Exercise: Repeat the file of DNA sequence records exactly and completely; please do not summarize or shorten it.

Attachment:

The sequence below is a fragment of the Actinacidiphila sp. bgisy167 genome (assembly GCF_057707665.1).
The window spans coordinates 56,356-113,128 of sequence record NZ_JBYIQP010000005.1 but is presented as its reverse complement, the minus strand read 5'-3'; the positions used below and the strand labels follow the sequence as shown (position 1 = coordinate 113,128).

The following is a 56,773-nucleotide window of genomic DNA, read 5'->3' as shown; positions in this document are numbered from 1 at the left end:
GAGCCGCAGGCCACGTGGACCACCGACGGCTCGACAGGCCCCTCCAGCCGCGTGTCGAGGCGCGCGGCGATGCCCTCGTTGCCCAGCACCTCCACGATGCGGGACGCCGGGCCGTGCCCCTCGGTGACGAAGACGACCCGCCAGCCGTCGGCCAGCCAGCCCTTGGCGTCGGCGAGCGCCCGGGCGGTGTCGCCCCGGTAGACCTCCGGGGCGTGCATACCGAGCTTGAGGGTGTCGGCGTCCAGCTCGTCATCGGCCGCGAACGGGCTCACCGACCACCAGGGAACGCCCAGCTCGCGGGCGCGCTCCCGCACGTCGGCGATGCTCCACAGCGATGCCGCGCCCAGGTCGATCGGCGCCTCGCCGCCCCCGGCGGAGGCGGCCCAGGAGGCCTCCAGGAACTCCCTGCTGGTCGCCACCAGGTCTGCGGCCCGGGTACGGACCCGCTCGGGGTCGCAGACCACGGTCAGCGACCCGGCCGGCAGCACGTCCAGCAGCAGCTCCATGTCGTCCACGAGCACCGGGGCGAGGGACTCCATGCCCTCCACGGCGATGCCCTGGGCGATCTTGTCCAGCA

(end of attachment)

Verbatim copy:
The sequence below is a fragment of the Actinacidiphila sp. bgisy167 genome (assembly GCF_057707665.1).
The window spans coordinates 56,356-113,128 of sequence record NZ_JBYIQP010000005.1 but is presented as its reverse complement, the minus strand read 5'-3'; the positions used below and the strand labels follow the sequence as shown (position 1 = coordinate 113,128).

The following is a 56,773-nucleotide window of genomic DNA, read 5'->3' as shown; positions in this document are numbered from 1 at the left end:
GAGCCGCAGGCCACGTGGACCACCGACGGCTCGACAGGCCCCTCCAGCCGCGTGTCGAGGCGCGCGGCGATGCCCTCGTTGCCCAGCACCTCCACGATGCGGGACGCCGGGCCGTGCCCCTCGGTGACGAAGACGACCCGCCAGCCGTCGGCCAGCCAGCCCTTGGCGTCGGCGAGCGCCCGGGCGGTGTCGCCCCGGTAGACCTCCGGGGCGTGCATACCGAGCTTGAGGGTGTCGGCGTCCAGCTCGTCATCGGCCGCGAACGGGCTCACCGACCACCAGGGAACGCCCAGCTCGCGGGCGCGCTCCCGCACGTCGGCGATGCTCCACAGCGATGCCGCGCCCAGGTCGATCGGCGCCTCGCCGCCCCCGGCGGAGGCGGCCCAGGAGGCCTCCAGGAACTCCCTGCTGGTCGCCACCAGGTCTGCGGCCCGGGTACGGACCCGCTCGGGGTCGCAGACCACGGTCAGCGACCCGGCCGGCAGCACGTCCAGCAGCAGCTCCATGTCGTCCACGAGCACCGGGGCGAGGGACTCCATGCCCTCCACGGCGATGCCCTGGGCGATCTTGTCCAGCA